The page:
And so the option I shared with the Yahoo! Group subscribers was the services of a friend of mine. Susan Brier (Writedesign.com) who enjoys working with authors on developing just the right cover for their book. She might have mentioned to me she also does some editing, but don’t quote me on that. If you need help developing your cover art, give Susan a call or email. She’ll be happy to help.

Thursday, June 8, 2017

Let’s Talk Marketing


I have to share one of the craziest (and funniest) comments I’ve ever heard. On my way into the first Central Rappahannock Regional Library’s Inklings meetings held at the England Run Library, I was right behind an older, overweight gentleman, who was slowly making his way into the library. As he walked, he said with disgust, “When I’m published I’m not going to sit in the library and sell my books. My publisher will do all the marketing.” My immediate thought was, how arrogant.

I thought the comment a bit premature, but later found it very funny, because during the months I hung in with this dysfunctional group (down to 3 before I left), this man produced not one written piece. A writer wannabe.

Real writers, those who actually produce, know that publishers don’t market. If you are fortunate enough to persevere long enough to be accepted by an agent, that agent then “markets” your book to publishers. If you are lucky enough to be accepted by a publisher, then in a year or so, your book may hit the bookstores. In the meantime, you are hard at work marketing your book.

As a new writer it is up to you to get noticed, to build readership. And that means sitting in the lobbies of libraries, talking to people, and selling your book. You have to have a social media presence like Facebook and Twitter, arrange signings with as many bookstores as you can. Give interesting author presentations, go to writing conferences, set up an author page on Goodreads and Amazon, and find bloggers who will interview you. You could hire a marketing firm, but make sure you research them thoroughly first or it will be throwing your money away. These are just a few ideas – there are many more. After all this work/time getting the word out, who has time to write?

Whether you are self-published or mainstream published, once published, switch your writing hat for your marketing one. And therein is the rub. For many of us, marketing is difficult. I, for one, have a hard time putting myself out there. I hide my candle well, as they say.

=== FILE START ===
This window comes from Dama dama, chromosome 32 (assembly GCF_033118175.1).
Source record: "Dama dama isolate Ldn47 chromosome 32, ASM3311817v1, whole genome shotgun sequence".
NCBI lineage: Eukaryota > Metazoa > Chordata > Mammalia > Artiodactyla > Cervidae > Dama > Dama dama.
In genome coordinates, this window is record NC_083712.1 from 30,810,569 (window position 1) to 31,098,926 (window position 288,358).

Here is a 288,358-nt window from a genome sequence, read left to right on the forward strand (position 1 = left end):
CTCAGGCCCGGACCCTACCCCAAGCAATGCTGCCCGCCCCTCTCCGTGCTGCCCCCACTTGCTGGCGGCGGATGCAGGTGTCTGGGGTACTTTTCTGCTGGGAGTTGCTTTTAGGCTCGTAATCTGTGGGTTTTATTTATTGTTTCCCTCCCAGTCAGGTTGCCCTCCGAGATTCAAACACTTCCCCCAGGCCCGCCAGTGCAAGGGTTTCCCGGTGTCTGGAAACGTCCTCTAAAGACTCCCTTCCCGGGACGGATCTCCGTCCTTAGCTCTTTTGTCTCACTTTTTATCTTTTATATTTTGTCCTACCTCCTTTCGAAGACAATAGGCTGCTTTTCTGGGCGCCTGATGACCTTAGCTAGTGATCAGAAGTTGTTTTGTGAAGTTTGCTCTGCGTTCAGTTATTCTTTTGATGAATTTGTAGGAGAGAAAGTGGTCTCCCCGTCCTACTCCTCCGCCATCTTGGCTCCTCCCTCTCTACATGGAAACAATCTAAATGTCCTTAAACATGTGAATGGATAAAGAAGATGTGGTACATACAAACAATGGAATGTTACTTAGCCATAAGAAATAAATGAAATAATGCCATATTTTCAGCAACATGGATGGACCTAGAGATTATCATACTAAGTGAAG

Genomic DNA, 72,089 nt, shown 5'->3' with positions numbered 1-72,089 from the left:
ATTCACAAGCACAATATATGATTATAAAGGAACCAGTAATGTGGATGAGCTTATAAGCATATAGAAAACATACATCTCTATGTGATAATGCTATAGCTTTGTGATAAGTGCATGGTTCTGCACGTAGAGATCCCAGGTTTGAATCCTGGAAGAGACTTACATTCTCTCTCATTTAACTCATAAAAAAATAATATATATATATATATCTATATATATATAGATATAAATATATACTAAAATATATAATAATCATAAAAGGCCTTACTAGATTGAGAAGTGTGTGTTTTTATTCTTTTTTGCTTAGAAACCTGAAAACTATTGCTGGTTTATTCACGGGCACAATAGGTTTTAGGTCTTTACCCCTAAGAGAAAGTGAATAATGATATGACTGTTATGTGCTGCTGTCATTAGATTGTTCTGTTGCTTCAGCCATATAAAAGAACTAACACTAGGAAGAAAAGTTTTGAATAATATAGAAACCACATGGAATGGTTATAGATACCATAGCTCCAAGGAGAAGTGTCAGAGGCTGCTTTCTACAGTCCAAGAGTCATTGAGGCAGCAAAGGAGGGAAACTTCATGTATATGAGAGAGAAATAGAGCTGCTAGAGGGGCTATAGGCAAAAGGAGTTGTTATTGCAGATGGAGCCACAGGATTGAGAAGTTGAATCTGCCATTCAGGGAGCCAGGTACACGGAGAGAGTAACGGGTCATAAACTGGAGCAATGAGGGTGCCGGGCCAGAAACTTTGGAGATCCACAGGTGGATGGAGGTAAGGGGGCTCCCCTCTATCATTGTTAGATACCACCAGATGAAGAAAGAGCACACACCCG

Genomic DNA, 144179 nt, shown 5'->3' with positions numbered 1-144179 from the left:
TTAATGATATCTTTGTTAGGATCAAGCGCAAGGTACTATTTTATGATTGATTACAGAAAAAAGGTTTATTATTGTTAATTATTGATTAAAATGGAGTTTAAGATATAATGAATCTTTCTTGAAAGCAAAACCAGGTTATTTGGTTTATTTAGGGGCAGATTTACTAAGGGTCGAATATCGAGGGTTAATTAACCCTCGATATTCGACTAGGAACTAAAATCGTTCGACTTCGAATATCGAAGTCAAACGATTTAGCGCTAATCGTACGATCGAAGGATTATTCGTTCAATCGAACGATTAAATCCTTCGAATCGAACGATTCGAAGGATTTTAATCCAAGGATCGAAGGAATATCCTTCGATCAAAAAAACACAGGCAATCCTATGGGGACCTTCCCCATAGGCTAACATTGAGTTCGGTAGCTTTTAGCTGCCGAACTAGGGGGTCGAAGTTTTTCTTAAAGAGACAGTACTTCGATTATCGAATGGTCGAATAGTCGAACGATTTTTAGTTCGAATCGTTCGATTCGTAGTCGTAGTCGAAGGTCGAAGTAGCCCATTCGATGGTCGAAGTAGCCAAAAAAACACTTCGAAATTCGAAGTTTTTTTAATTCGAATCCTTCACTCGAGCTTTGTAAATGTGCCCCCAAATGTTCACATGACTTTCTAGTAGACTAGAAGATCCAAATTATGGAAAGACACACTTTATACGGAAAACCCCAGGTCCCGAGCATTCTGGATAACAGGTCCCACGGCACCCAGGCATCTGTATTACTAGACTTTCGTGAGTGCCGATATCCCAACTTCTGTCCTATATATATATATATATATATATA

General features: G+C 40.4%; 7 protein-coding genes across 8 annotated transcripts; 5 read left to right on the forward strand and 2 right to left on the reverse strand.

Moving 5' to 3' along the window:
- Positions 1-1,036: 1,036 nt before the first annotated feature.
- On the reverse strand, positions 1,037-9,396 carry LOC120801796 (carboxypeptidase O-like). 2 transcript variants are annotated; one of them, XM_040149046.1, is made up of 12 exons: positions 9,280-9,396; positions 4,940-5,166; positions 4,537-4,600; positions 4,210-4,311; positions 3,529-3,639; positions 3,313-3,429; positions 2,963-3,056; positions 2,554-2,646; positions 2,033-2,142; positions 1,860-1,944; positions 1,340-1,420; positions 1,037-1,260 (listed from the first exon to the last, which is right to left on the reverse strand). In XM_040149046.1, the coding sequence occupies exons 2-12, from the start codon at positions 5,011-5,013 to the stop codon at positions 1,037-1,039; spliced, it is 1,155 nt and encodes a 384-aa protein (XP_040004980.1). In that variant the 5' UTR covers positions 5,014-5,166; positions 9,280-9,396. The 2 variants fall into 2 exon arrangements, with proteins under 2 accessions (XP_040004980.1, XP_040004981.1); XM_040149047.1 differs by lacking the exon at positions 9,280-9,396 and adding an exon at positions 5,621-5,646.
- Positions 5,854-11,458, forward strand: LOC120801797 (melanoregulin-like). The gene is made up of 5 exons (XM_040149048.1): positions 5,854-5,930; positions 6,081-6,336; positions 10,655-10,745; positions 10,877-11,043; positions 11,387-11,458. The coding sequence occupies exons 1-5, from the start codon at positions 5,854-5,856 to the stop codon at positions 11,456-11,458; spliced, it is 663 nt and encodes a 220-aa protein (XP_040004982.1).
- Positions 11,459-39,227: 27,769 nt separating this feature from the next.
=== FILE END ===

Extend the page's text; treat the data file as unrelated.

So I am determined, once Fatal Dose is published, that I will spend time working on my marketing skills. I write because it is my personal challenge. My next big challenge will be to figure out how to market my books without breaking the bank. “They say” it’s easier when you have at least two books to sell – maybe it means you are a serious writer – I don’t have that answer, but I do feel that whether sitting in the library lobby or at a book fair, I will be considered a more professional writer than I am with just one book.

Comments on marketing ideas will be appreciated. Keep writing!


Wednesday, June 7, 2017

Should you hire a professional editor?


The answer to this question is: It depends.

At the presentation I attended on Saturday, thriller writer Rick Pullen talked at some length about the editing process, developmental editors, copy editors, and line editors. He shared his trials (and money spent) in finding just the right person for his particular work. He also has his daughters, wife, and ex-girlfriend reading and advising on his manuscript.

It was almost like my Sisters-in-Crime were listening in on that presentation, because this week the SinC Self-Published Authors Yahoo! Group was abuzz with questions/opinions/answers on whether or not one should hire a professional editor, and how much should one pay for those services. The consensus so far was anything from $300 to $1,500, but then, again, we get that word “depends.”  And some made the point – you get what you pay for.

It also depends on which kind of editor you want. They each have a different job and should be done in the appropriate order. Before hiring an editor, do your homework. Know exactly what services each editor performs and decide what kind of editing you need.

To decide whether you need to hire professional help, ask these questions: How good are you at typing, spelling, grammar, style, punctuation, formatting, pacing? How good are your editing skills? Can you find those typos, like “sigh,” when you meant “sign?” Can your eyes pick up extra words or missing words – you know, every author has them. It happens when you are cutting, pasting, moving text around. Can you pick out repeated sentence starts and sentences that are too long? If the answer is yes to most of the above, then you probably don’t need to hire an editor. But you still need experienced proofreaders. There is no way any writer can pick up on all those issues.

Besides having experienced proofreaders, I am also utilizing the Prowritingaid.com website to run my chapters through. That software points out where I might have issues. I say, “might have,” because you, the writer, have the final say. It’s software, after all, not human interaction. I found that some issues the software pointed out where not issues at all. But for the most part, it has helped me tremendously in pointing out overused words, long sentences, grammar and style. It allowed me to send a much cleaner manuscript to my First Readers.

Sunday, June 4, 2017

Write Every Day